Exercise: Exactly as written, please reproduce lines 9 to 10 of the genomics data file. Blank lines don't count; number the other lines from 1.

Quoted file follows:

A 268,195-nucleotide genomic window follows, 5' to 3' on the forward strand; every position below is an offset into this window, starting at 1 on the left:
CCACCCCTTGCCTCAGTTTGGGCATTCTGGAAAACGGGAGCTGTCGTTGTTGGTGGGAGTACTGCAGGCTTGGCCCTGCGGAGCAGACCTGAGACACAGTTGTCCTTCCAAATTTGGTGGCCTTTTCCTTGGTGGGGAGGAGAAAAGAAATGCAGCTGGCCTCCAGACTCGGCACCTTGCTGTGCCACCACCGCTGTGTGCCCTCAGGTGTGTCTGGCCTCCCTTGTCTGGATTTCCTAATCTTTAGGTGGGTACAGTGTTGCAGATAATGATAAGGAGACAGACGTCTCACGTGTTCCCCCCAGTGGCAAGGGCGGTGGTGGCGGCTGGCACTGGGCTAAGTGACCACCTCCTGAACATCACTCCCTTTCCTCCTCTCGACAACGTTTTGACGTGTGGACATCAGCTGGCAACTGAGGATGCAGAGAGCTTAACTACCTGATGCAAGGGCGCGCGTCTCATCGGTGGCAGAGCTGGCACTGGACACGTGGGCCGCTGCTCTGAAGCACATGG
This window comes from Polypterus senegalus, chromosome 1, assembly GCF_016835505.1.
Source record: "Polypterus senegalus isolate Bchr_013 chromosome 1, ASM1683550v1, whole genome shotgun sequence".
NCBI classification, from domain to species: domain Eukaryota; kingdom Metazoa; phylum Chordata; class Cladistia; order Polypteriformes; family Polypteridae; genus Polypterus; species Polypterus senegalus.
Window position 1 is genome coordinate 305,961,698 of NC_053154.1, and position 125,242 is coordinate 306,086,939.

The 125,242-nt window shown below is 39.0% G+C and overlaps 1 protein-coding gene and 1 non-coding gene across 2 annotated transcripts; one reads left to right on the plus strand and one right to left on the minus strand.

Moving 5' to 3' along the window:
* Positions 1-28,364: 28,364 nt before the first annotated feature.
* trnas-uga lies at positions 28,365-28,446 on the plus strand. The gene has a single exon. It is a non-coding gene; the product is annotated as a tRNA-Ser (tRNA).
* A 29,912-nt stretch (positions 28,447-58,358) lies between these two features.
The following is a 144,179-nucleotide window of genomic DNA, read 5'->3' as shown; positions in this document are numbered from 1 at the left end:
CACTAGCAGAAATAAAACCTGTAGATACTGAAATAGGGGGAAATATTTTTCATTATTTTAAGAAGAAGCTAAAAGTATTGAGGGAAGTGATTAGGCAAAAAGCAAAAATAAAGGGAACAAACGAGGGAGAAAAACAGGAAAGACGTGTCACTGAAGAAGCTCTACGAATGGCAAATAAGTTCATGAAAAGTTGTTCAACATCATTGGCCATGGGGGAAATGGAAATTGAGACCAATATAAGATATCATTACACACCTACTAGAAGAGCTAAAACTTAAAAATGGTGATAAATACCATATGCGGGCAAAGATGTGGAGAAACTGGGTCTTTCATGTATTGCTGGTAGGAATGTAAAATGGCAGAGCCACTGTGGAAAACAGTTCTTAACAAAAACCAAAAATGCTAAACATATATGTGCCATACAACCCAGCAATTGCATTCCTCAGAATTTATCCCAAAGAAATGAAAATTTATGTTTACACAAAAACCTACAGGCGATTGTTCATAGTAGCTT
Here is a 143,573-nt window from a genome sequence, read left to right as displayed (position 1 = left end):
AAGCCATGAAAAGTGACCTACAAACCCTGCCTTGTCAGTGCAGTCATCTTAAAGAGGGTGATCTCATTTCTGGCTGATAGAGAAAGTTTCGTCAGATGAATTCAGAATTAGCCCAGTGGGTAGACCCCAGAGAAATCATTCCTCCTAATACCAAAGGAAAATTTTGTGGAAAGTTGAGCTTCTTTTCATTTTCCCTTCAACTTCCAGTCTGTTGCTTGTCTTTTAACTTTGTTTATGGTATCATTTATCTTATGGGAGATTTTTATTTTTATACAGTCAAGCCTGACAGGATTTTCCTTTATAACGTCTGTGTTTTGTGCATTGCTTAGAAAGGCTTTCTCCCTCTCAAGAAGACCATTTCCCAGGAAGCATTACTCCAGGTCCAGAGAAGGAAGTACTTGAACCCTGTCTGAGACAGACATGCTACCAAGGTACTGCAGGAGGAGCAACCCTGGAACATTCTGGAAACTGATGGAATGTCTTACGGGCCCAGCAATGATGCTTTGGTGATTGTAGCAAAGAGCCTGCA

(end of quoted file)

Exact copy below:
* Positions 1-28,364: 28,364 nt before the first annotated feature.
* trnas-uga lies at positions 28,365-28,446 on the plus strand. The gene has a single exon. It is a non-coding gene; the product is annotated as a tRNA-Ser (tRNA).